Hillton Tea Estate, also known as Ambiok Tea Garden, is located in Kalimpong sub-division in the northern part of Darjeeling District. The estate is just south of Neora Valley National Park, so it enjoys a favourable environment. While the altitude (700-900m) is somewhat lower when compared to some of the higher gardens, the mountainous landscape of Teesta Valley and slope orientation provides great growing conditions. Together with neighbouring tea gardens of Kumai, Samabeong and Upper Fagu these form outlying Darjeeling estates that are further from the main producing regions. As such, many of the teas that come from these estates have a character that is less typical than most classic Darjeeling teas. These estates are also part of the wider Teesta Valley collection of Darjeeling tea gardens. Hillton (Ambiok) Tea Estate in particular enjoys great reputation for the quality of the orthodox teas produced from the old China bushes growing here.
This Darjeeling Hillton First Flush 2019 has a very neat leaf with a beautiful mixed colour. The brewed semi-oxidised leaves have a neat appearance and give off an aroma of fruits and spices. The liquor is bronze coloured and has a light, verdant aroma. The taste is superbly smooth, with a pronounced perfumed floral profile while being much less astringent compared to typical First Flush Darjeeling teas. This tea is more akin to a medium oxidised oolong, with lightly mineral, fruity and creamy notes. The overall flavours are reminiscent of flower petals to taste – dryly floral, verdant and lightly bittersweet. The aftertaste is little drying but long lasting with a build up of light metallic notes and tanginess. This tea is very delicate and balanced, not extremely typical of First Flush Darjeeling, and is delightful to enjoy in afternoon by itself.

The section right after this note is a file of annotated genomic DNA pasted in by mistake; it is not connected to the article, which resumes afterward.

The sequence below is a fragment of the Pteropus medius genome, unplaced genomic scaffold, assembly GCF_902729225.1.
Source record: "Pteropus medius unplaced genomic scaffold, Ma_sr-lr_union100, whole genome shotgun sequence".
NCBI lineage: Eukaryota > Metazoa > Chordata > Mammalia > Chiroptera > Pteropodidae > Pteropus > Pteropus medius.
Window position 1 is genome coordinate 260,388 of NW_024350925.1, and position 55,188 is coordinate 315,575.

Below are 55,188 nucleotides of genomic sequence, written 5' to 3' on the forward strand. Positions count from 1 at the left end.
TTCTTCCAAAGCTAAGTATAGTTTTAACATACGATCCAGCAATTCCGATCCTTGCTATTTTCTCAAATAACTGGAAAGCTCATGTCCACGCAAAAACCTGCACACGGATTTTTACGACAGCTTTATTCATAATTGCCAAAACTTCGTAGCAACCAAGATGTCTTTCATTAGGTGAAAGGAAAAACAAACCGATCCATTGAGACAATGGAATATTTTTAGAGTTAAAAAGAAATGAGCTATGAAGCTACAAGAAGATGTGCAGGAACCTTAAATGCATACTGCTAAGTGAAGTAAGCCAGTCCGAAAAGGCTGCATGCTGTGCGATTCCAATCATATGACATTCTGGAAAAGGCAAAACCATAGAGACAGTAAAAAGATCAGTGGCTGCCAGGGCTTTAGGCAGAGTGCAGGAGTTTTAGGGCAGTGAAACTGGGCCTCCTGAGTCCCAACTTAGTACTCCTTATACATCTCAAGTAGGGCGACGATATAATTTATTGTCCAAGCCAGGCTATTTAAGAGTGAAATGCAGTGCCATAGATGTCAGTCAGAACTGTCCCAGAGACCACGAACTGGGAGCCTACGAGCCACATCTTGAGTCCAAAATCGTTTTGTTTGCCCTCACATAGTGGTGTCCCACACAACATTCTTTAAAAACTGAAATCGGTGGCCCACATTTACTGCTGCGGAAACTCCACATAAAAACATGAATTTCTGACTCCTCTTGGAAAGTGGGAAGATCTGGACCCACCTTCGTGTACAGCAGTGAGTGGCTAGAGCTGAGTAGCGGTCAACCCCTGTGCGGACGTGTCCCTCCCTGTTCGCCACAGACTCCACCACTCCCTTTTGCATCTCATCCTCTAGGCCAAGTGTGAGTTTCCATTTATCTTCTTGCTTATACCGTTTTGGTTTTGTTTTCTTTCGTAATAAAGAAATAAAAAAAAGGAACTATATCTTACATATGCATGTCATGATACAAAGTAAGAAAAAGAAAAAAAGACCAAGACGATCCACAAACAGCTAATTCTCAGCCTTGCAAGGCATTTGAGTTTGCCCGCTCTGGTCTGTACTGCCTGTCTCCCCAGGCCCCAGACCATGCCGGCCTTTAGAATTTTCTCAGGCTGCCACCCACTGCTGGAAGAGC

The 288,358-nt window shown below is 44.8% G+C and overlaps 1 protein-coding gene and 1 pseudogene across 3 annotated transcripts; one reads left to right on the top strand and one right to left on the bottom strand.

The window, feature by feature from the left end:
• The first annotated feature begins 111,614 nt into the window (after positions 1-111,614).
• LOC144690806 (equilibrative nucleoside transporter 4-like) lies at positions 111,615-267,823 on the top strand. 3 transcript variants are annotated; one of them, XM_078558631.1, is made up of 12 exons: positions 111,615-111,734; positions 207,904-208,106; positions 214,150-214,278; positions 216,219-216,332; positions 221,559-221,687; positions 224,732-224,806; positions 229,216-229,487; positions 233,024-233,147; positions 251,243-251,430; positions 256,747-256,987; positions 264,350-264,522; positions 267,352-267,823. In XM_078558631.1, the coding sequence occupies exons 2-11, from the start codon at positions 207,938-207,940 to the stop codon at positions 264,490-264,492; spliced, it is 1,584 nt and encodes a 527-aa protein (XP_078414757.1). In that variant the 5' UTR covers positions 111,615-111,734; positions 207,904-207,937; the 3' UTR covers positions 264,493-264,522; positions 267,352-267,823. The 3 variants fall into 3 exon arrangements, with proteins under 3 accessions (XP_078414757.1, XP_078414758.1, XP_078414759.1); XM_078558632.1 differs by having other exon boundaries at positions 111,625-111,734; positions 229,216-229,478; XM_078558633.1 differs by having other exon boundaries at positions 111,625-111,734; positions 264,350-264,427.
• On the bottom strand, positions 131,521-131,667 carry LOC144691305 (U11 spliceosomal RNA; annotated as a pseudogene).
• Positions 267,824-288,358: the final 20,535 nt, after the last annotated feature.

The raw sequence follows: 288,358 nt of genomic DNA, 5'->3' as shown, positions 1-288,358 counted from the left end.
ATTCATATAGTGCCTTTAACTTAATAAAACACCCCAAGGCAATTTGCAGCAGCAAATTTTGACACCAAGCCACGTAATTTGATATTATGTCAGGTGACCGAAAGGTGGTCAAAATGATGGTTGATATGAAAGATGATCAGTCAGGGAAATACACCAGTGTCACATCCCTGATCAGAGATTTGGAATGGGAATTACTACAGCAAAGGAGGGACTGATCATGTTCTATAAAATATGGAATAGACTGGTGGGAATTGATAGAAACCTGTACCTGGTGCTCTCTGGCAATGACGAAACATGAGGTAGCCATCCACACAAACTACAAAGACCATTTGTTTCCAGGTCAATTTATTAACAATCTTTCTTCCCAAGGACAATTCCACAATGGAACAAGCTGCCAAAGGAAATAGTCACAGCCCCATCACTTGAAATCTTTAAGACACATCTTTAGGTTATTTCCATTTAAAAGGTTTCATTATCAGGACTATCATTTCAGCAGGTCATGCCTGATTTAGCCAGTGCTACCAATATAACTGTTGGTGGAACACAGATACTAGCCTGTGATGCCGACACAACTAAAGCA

It is best brewed at 90°C for 3 minutes and can be brewed 2+ times.
You can also buy Darjeeling Hillton First Flush 2019 black tea in our online shop.
Ashikita Zairai Wakocha
Ashikita Zairai Wakocha (芦北在来和紅茶) is a fruity Japanese black tea crafted from a zairai or ‘native’ cultivar. It is grown on a small family-run farm operating to organic standards in Ashikita District of Kumamoto Prefecture. Here the tea farmer utilises a zairai tea plant to create a unique tea that represents a more heritage style of processing. The current crop on offer is from the second flush harvest picked in June 2019. We source this tea direct from the grower, Mr Toshihiro Kajihara.